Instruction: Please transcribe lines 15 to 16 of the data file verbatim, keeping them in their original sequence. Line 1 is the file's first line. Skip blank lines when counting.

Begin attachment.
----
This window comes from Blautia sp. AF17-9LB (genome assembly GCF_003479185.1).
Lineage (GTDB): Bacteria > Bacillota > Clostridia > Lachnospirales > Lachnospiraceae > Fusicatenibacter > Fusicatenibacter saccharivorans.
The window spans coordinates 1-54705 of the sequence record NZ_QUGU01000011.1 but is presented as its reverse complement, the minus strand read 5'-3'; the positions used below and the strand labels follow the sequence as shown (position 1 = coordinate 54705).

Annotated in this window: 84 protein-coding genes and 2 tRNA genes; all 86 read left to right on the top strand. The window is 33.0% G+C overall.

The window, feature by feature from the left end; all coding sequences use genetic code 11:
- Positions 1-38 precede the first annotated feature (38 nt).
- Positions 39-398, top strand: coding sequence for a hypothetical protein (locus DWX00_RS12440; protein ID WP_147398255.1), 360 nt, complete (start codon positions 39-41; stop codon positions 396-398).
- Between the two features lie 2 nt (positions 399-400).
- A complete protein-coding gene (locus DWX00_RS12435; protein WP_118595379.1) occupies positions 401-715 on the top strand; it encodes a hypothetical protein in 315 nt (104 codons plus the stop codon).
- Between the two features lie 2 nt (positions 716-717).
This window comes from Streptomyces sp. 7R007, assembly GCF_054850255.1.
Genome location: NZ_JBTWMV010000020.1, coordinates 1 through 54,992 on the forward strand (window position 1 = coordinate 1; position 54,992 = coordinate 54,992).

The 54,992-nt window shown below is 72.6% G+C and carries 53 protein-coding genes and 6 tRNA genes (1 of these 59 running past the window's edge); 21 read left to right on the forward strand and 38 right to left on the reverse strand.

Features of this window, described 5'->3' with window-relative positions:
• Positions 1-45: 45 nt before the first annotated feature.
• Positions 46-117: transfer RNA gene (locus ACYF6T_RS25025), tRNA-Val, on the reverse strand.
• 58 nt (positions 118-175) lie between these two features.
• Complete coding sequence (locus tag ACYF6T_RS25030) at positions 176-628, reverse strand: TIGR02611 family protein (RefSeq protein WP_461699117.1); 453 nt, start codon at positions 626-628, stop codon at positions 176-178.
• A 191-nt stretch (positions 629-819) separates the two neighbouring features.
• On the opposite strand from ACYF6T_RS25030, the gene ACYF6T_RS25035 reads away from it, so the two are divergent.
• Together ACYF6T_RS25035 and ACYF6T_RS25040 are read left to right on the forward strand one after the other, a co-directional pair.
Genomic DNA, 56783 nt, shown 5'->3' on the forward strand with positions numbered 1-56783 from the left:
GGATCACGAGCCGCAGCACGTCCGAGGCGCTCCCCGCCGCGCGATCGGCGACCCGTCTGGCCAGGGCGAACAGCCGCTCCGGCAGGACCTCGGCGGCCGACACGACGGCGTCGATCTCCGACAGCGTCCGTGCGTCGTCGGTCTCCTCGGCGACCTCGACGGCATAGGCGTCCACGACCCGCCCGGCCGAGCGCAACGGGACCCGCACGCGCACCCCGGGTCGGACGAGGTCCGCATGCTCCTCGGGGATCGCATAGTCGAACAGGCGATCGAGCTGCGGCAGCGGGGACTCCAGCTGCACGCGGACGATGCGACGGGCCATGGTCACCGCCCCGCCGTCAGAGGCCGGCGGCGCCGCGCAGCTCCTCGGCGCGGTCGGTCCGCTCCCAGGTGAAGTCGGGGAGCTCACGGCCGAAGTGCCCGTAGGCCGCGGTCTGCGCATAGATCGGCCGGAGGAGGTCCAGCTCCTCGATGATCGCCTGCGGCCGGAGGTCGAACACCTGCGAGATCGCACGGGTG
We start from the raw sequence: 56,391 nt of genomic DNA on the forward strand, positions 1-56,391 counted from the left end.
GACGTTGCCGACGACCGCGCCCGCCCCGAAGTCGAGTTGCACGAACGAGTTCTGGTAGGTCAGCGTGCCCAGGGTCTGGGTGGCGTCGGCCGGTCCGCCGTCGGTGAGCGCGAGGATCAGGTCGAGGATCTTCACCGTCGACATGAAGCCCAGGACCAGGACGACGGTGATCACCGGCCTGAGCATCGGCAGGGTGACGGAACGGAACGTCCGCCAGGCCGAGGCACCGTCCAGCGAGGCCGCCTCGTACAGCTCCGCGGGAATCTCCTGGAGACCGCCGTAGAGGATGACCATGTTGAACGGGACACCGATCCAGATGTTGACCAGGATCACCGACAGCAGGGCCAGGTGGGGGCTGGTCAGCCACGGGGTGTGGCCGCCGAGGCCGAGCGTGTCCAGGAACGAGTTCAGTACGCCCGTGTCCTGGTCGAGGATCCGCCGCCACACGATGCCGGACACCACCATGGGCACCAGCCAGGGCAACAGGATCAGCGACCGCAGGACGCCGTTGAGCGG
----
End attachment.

• Positions 1-45: 45 nt before the first annotated feature.
• Positions 46-117: transfer RNA gene (locus ACYF6T_RS25025), tRNA-Val, on the reverse strand.